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Fiji Time: 1:48 AM on Monday 21 April

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Taking a step back in time

By GERALDINE PANAPASA
Sunday, March 08, 2009

A 10-minute boat ride to Bau Island is a ride back in time to a tiny island that was once the seat of power in Fiji.

Its size is nothing compared to the significant place in history it has held since the days of the Tui Viti in the mid-19th century, Ratu Seru Cakobau.

Bau Island has etched in its history books the power struggles between tribes and paramount chiefs.

But the island has changed over time and approaching it from Bau Landing, it is evident development has played its part in keeping the people of the island up to par with modern technology.

The trip to the island was at the invitation of a non-government organisation, Blue Ventures, an international marine conservation organisation hoping to share their knowledge and expertise in maintaining and preserving marine resources in Bau.

Working side by side with the village heads and landowners, Blue Ventures brought 12 volunteer members from the United Kingdom, Australia and the United States of America to help with the project on Bau Island.

Before we left for the island, I found a couple of friends and media colleagues waiting patiently at Bau Landing for reps from other organisations to arrive.

From Fiji Television Limited was cameraman Richard Nath and journalist Geoffery Smith who were already pacing about prepping shots for their feature story.

Sitting about were two friends from the University of the South Pacific, Luse and Maleli who accompanied Professor Randy Thaman and another student on a research study of marine life and resources, so I was told.

When all was ready, our boat made its way over the calm waters to a jetty facing the mainland.

Almost all households facing the mainland had a jetty where fiberglass boats lined the sandy shoreline beside the jetty.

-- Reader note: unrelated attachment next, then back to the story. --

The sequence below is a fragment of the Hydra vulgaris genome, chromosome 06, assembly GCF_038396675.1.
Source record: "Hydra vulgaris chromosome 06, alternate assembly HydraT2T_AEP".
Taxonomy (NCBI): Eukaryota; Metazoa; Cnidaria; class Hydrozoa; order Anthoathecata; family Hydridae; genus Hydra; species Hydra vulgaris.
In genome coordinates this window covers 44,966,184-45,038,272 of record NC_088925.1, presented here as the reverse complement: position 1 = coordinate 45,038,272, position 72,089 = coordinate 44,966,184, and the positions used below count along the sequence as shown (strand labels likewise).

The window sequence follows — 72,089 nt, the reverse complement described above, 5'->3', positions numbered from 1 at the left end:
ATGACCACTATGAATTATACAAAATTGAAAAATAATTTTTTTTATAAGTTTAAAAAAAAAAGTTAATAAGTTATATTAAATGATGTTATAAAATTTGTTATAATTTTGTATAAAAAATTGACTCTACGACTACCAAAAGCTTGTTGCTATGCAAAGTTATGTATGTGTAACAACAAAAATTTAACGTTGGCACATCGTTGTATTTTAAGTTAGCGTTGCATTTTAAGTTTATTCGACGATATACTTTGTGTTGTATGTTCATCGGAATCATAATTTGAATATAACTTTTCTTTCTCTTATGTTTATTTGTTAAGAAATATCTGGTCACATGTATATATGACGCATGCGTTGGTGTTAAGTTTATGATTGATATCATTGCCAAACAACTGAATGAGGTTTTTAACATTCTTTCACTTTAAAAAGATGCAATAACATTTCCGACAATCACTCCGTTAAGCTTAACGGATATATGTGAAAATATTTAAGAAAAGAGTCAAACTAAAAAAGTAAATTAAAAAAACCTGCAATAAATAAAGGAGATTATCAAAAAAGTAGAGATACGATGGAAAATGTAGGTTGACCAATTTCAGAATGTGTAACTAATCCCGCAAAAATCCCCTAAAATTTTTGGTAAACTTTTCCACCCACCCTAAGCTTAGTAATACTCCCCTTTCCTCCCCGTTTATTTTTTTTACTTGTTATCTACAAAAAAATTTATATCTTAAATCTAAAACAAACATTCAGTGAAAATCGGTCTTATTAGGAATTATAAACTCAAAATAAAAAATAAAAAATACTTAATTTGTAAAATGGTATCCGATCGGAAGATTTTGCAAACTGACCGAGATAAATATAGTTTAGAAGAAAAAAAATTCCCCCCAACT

Smiling faces from the volunteers dressed in bula dresses and shirts over sulu welcomed us as we made our way out onto a cement jetty. A path facing the Vatu ni Tawake led us to an open ground where the Ulunivuaka (meeting house) sat strong and important to the right of the bure kalou.

Blue Ventures presented their sevusevu to Ratu Epenisa Cakobau who sat in front of a picture hung high up on the wall of his great, great grand father, Ratu Seru Cakobau.

After the formalities, the visitors took turns shaking hands with Ratu Epenisa and the men sitting on his left including former vice-president Ratu Jope Seniloli.

The visitors looked around inquisitively as Ratu Epenisa gave a brief history of the island.

History off text on the web says Ratu Seru remained on Bau Island during the time of his father's exile in the early 1800's.

He gained power orchestrating the overthrow of the Roko Tui Bau Vuani-ivi clan and later reinstated his father as the ruling Vunivalu ni Bau.

Ratu Seru was given the names Cikinovu and later Cakobau meaning destroyer of Bau as he had built a new Bau under the reign of the Vunivalu.

According to Ratu Epenisa, cannibalism was rife before Christianity was established on the island.

"When the people accepted Christianity, Ratu Seru demolished all the hidden temples on the island and used the stones to build the church behind the Ulunivuaka," he said.